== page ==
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Colorado Rockies 2B DJ LeMahieu has been good, but not quite All-Star worthy

LeMahieu's solid season is being overshadowed by a great year from Dee Gordon, as well as strong performances from other keystone players in the NL.

Chris Humphreys-USA TODAY Sports

DENVER -- "I don't think there is any doubt that DJ is an All-Star."

Colorado Rockies manager Walt Weiss is confident in his second baseman -- as he should be. DJ LeMahieu rightfully won a Gold Glove award last season after posting the best UZR and Defensive Runs Saved figures of any second baseman in the National League.

What LeMahieu possessed on defense, though, he certainly lacked on offense. He finished 2014 with a punchless OPS+ of just 76 in 538 plate appearances. Despite emerging as one of the best defensive infielders in baseball, he still had a massive hole in his game.

LeMahieu has gone a long way to correct that this year. Entering Tuesday, LeMahieu boasts a 101 OPS+, meaning he's a league-average hitter. That kind of production from a player who was the best defensive second baseman in the NL last season is a godsend for Colorado.

That isn't lost on the team's skipper.

"He continues to be a really tough out at the plate," Weiss said on Sunday. "He gets big hits -- the two-out RBI hit was a big hit at the time -- and he's doing a great job."

"He needs to be in the All-Star Game," Weiss added.

LeMahieu is a much-improved hitter, using his altered approach at the plate -- one that he talked about prior to the start of the season -- to lead the National League in opposite-field hits as of Sunday afternoon. Hitting the ball hard the other way has helped him take advantage of a .374 batting average on balls in play that may come down some, but should remain high.

However, with all of the good things LeMahieu is doing for the Rockies this season, he's still in a different tier than the top second basemen in the NL.

The main culprit for that, believe it or not, is that LeMahieu has taken a step back defensively. He enters the Rockies' upcoming series against the Arizona Diamondbacks fourth in the NL in UZR and sixth in Defensive Runs Saved. LeMahieu has been well above average in those areas, but Jace Peterson, Addison Russell and Dee Gordon have simply been better.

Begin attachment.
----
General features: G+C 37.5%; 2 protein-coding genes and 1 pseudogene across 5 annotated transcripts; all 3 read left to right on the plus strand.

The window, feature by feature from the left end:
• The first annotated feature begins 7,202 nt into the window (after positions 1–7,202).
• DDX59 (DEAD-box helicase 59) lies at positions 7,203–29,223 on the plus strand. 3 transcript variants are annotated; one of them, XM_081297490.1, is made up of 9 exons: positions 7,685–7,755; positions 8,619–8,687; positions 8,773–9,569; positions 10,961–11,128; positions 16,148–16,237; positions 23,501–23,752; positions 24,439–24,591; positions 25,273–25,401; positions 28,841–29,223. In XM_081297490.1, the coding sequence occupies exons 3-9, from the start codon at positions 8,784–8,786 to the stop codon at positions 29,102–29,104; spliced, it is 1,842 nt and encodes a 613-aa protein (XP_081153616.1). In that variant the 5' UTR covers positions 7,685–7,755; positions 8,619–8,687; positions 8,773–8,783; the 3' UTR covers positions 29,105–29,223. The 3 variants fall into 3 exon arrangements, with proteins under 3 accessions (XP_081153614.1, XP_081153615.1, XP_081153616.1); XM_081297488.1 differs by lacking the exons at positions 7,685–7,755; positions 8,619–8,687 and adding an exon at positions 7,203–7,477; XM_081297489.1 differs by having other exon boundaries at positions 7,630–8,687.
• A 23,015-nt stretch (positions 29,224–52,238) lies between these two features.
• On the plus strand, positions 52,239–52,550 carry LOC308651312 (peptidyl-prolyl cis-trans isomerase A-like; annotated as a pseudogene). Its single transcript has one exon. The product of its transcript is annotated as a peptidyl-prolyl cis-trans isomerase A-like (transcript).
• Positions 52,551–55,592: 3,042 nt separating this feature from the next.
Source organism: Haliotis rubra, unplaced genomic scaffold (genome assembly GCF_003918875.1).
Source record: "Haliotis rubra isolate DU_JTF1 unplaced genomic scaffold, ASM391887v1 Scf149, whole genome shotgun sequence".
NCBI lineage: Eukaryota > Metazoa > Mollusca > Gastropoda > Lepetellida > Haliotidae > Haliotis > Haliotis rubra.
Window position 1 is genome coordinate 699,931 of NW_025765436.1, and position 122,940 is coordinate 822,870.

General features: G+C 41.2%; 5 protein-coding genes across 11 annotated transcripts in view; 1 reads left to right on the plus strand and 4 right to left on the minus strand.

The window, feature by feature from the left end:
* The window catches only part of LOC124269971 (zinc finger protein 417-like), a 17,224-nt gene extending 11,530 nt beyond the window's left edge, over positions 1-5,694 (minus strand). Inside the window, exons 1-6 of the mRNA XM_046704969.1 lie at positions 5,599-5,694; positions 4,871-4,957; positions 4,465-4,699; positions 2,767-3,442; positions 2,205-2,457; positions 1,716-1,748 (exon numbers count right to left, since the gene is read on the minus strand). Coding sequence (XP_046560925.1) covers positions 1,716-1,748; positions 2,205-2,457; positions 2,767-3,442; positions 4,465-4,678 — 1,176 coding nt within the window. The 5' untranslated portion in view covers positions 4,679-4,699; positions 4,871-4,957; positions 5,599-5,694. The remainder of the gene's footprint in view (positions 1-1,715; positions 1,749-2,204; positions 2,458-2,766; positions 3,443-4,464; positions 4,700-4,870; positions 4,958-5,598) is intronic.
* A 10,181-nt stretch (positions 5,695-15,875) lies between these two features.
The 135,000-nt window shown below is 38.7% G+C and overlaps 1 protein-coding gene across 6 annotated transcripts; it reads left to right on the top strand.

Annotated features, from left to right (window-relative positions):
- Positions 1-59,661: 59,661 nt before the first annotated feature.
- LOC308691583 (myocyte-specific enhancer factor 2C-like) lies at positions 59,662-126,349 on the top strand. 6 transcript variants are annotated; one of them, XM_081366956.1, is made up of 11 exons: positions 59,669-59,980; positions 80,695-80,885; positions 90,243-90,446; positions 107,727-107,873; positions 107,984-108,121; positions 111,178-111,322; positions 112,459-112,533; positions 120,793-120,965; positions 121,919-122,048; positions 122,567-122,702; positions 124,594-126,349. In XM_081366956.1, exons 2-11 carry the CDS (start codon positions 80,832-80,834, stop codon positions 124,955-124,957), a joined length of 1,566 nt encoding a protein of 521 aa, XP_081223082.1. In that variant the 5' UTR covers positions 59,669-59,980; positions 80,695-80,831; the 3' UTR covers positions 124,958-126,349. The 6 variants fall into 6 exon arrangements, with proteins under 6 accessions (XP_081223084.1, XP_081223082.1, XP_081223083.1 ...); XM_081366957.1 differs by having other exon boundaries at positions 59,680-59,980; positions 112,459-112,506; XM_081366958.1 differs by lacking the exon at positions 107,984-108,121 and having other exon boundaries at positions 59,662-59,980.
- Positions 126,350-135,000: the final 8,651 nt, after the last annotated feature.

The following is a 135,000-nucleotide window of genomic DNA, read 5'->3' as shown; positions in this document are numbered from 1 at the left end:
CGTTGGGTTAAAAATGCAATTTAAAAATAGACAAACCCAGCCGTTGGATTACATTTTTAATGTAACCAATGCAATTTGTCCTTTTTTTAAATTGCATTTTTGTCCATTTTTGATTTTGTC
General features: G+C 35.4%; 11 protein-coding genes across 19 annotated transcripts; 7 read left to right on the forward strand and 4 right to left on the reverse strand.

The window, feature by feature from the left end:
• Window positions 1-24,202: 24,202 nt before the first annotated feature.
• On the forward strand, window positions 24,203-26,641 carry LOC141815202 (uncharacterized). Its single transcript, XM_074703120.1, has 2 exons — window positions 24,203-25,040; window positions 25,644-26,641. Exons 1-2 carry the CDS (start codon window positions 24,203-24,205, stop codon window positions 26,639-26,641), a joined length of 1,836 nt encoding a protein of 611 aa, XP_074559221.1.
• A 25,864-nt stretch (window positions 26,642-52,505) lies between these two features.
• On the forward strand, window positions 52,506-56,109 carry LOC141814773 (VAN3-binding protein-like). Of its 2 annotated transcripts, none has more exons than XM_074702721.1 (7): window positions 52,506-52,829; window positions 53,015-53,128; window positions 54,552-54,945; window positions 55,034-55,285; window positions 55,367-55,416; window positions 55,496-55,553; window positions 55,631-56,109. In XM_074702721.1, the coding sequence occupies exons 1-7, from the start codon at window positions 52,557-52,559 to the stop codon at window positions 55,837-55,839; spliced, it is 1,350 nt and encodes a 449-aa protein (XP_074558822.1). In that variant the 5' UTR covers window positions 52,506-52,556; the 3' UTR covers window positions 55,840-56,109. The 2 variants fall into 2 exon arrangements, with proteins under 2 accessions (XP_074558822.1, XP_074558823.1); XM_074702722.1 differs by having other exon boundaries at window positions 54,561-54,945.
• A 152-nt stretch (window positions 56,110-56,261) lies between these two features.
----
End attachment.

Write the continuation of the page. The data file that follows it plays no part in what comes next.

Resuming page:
And speaking of Gordon -- regardless of what LeMahieu or anyone else at the position in the NL has accomplished, there's no beating the Miami Marlins' second baseman, who has been phenomenal throughout the first half. Gordon has already accumulated 3.1 WAR in 2015 as a result of league-leading defense and superb, if not a bit lucky, offense.

Gordon owns a .356/.377/.425 line, good for a 122 OPS+. His BABIP, which sits at an astronomical .421, is going to come down, but -- like that of LeMahieu -- probably not as much as you might think. Gordon's speed is almost unrivaled; his 19 infield hits are more than double what any other second baseman in the NL has produced. He's been lucky, yes, but he's also done quite a bit to earn his offensive numbers.

Yes, it's more than a bit silly that LeMahieu is behind the likes of Brandon Phillips and Yunel Escobar -- a full-time third baseman -- on the latest NL All-Star ballot. Rockies catcher Nick Hundley agrees.

"The All-Star voting is a joke," Hundley quipped. "It's a popularity contest, but it's the system that we have. Hopefully the best players play in the game, and if not, hopefully we can revamp it."

But that's the thing: Gordon, Kolten Wong and Joe Panik deserve to be ranked ahead of LeMahieu. It's hard to argue otherwise. All three have compiled more WAR, mostly because they've performed well on offense, and LeMahieu hasn't quite been good enough defensively to make up for it.

That's not to say that things won't be different by the time 2015 is in the books. It doesn't take a rocket scientist to see that the improvement in LeMahieu's offensive game is very real. And the defense? LeMahieu has already shown an impressive ability to adjust to the Rockies' heavy shifting tendencies, which may have costed him in the form of defensive metrics during the first couple months of the season. He's certainly passing the eye test, anyway.

"I'd like to see the statcast of the ground he covered today," Hundley said on Sunday. "The ball that Aramis Ramirez hit when we were shifted, he ran almost 90 feet and still got it. He's unbelievable."

LeMahieu is only 26 and has improved every year since becoming the Rockies' full-time second baseman. He's trending in the right direction as he approaches his prime years. That has left one current Colorado star very impressed.

"DJ is a good player, man," Troy Tulowitzki said. "More than anything, he's a professional. He's someone I enjoy taking the field with. He's a pleasure to play with and hopefully I can play with him for a long time."

At the rate he's going, LeMahieu is going to be an All-Star soon, and could very well have the chance to replicate that feat on several other occasions throughout the next decade. This just isn't the year.